Friday, November 1, 2013

Halloween: Ketchup and Mustard

Kai has been really into collecting Trashies that I thought perhaps that he could be one for Halloween.

About a month ago, I googled “Trashies Halloween costume” and, well, let’s just say the results were not what I was looking for. (Though I notice today that the same search now yields a bunch of kid-appropriate results.)

We eventually found one Trash Pack costume for sale, but since it was for young kids, it would not fit Kai. So, I decided that I would make him a costume this year.

I ordered a light-weight collapsible trash can. We would make it a craft project to paint it as if it were trash-stained, and to also paint an old t-shirt.

Unfortunately, nearly four weeks later, the trash can never arrived. It is still showing as “In transit,” stuck at some UPS facility. I contacted the seller and they refunded the money rather than send out another one.

So, still without a Halloween costume for Kai and with the big day approaching, my wife went out and got a replacement:

It’s not homemade, but I have to admit that they look good together.

My wife attended the Halloween parade at school in costume.

And then they came home and did a short round of trick-or-treating in the rain.

When I got home from work, Kai was ready to go again. I don’t think he particularly cared about getting more candy – he eats hardly any of the candy he collects – he just wanted to do another round with me, which was very sweet.

And so it was my turn to be Ketchup, and we embarked just as the rain picked up again.

Three Halloweens ago, Kai was just beginning to talk more ably and it was still hit or miss whether he would say “trick-or-treat” and I constantly had to remind him to say “thank you” at each house. He did not respond when people commented about his costume.

This year, I heard him say “trick-or-treat” loudly and clearly. And I only had to remind him to say “thank you” once.

And when people remarked how great his costume was, he quickly and appropriately thanked them.

At one house, the person at the door did not see me hanging further back with the umbrella over my head. Seeing Kai as mustard, she asked what happened to ketchup. He turned around, pointed to me, and told the woman, “He’s right there.”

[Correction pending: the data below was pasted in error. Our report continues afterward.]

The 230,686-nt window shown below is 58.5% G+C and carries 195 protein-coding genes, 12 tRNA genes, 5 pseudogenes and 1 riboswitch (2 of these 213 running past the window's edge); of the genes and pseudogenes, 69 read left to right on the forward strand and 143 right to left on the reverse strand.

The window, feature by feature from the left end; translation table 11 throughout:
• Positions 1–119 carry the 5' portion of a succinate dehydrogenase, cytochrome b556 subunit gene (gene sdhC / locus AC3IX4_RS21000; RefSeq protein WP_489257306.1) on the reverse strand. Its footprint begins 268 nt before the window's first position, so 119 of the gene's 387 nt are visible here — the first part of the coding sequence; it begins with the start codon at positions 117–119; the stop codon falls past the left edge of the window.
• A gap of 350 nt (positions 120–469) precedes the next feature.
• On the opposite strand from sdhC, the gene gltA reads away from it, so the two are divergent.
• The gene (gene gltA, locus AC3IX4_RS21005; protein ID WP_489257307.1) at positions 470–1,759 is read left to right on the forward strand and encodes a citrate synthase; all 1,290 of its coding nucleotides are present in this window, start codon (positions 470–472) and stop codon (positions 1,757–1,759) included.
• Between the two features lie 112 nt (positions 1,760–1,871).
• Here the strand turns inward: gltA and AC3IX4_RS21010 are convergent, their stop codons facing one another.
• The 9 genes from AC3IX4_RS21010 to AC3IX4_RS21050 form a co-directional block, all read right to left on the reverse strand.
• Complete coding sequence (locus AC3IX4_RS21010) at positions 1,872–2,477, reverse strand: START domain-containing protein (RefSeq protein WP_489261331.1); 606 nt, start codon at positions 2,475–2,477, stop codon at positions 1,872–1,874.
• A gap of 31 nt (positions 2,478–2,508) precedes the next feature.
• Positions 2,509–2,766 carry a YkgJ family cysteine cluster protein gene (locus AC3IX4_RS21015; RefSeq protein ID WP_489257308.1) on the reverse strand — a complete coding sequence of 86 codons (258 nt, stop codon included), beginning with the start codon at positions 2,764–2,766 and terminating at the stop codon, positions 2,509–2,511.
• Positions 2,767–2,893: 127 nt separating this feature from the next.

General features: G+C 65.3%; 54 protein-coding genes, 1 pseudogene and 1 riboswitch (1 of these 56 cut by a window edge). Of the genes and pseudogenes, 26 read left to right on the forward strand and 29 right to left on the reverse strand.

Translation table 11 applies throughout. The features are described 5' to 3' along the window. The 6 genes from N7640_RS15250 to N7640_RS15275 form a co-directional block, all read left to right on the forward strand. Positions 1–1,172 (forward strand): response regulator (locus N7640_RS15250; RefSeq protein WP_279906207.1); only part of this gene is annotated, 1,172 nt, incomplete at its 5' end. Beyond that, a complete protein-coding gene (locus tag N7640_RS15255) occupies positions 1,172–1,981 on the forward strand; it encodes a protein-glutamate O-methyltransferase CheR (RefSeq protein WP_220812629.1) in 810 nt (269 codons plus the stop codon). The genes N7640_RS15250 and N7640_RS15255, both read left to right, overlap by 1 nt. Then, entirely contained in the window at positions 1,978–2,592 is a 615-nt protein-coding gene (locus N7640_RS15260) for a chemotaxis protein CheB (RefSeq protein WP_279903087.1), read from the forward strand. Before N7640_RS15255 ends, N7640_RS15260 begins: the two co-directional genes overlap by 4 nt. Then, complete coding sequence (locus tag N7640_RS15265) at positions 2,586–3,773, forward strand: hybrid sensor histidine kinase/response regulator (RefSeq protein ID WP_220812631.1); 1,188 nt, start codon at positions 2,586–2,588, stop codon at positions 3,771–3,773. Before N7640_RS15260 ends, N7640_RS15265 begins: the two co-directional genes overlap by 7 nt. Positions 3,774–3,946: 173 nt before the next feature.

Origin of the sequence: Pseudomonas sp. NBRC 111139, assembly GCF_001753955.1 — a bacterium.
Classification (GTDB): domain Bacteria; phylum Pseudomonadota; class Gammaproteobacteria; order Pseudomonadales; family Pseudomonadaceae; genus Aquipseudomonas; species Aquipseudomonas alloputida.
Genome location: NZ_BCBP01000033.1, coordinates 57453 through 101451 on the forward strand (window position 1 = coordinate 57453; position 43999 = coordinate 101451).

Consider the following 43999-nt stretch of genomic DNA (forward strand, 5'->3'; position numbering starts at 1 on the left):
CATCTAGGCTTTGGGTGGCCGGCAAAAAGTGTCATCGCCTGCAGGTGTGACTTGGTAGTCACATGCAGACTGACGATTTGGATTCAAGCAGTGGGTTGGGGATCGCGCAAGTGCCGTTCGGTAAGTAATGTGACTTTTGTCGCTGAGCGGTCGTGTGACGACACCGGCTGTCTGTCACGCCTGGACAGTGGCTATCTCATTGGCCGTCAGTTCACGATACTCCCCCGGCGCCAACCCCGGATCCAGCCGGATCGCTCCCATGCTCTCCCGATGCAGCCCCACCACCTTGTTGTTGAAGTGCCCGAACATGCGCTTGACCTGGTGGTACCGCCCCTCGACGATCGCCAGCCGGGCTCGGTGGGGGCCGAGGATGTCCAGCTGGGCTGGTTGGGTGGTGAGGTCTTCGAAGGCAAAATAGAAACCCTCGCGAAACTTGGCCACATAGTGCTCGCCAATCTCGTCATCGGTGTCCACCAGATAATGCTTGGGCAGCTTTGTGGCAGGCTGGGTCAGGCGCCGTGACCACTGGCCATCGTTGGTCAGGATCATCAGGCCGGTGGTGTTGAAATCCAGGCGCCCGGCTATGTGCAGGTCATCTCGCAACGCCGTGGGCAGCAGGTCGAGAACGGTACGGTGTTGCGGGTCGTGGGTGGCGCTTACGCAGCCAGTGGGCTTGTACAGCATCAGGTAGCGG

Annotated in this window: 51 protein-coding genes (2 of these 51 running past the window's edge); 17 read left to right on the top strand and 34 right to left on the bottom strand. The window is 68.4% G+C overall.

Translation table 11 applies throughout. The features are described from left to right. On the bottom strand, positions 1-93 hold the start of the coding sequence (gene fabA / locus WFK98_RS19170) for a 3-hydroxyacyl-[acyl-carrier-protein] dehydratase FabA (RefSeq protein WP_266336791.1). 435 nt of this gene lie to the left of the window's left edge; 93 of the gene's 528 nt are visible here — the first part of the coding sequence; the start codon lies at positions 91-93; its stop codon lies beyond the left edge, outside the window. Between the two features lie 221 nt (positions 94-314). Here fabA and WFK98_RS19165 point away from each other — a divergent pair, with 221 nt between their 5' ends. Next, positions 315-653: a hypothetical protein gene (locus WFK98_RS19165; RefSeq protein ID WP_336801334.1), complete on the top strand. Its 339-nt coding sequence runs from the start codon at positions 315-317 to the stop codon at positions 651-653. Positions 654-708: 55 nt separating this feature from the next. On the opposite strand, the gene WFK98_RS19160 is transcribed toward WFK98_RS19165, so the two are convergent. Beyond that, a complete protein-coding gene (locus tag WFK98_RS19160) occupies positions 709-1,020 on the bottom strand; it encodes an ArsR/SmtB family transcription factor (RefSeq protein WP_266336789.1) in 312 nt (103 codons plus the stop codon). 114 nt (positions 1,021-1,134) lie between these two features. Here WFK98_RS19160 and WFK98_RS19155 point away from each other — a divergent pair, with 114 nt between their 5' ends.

We probably went to less than ten houses before turning around and heading back home. It was late and the wind started picking up.

But it was plenty of time for father-and-son bonding.

And for me to notice the progress he has made with his communication and socialization.

And so, despite the rain, we had a great Halloween.


  1. That was so considerate of Kai to wish to go with you on a round of Trick-or-Treating. I am sure that made your night right there. I think a pure heart is the most valuable human attribute. It was a good night indeed.

    1. To have your child so want to share such an experience with you is very very heartwarming. I don't know if it will stay that way as he gets older, but I am treasuring these occasions now.

  2. Oh, that is so cute! time, get Relish and all three of you can go together! haha. I love the Kai wanted to take a turn with you, too....he really does have a sweet and caring personality. I'm sure he's learned that from his parents. :)

    We had storms and our trick-or-treat was postponed until tonight. Our boys don't go out any longer, but we did all through grade school. The first year our boys just couldn't comprehend knocking on a door and not going inside when someone answered. Every house we went to, they would knock, the door would open, and they would barge through and into the house, taking the person by surprise. haha. Fortunately, all of our neighbors knew us and were gracious. They never wanted the candy, either, but seemed to enjoy the experience.

    1. Haha, I haven't seen any relish so we would have to make our own. I have seen a lot of dogs with hot dog costumes so maybe we should do that next year. :)

      Ha, that's funny that your boys would charge through the house when the door opened. Why not? Makes sense! Good that your neighbors were so understanding!

      Thanks, Betsy!


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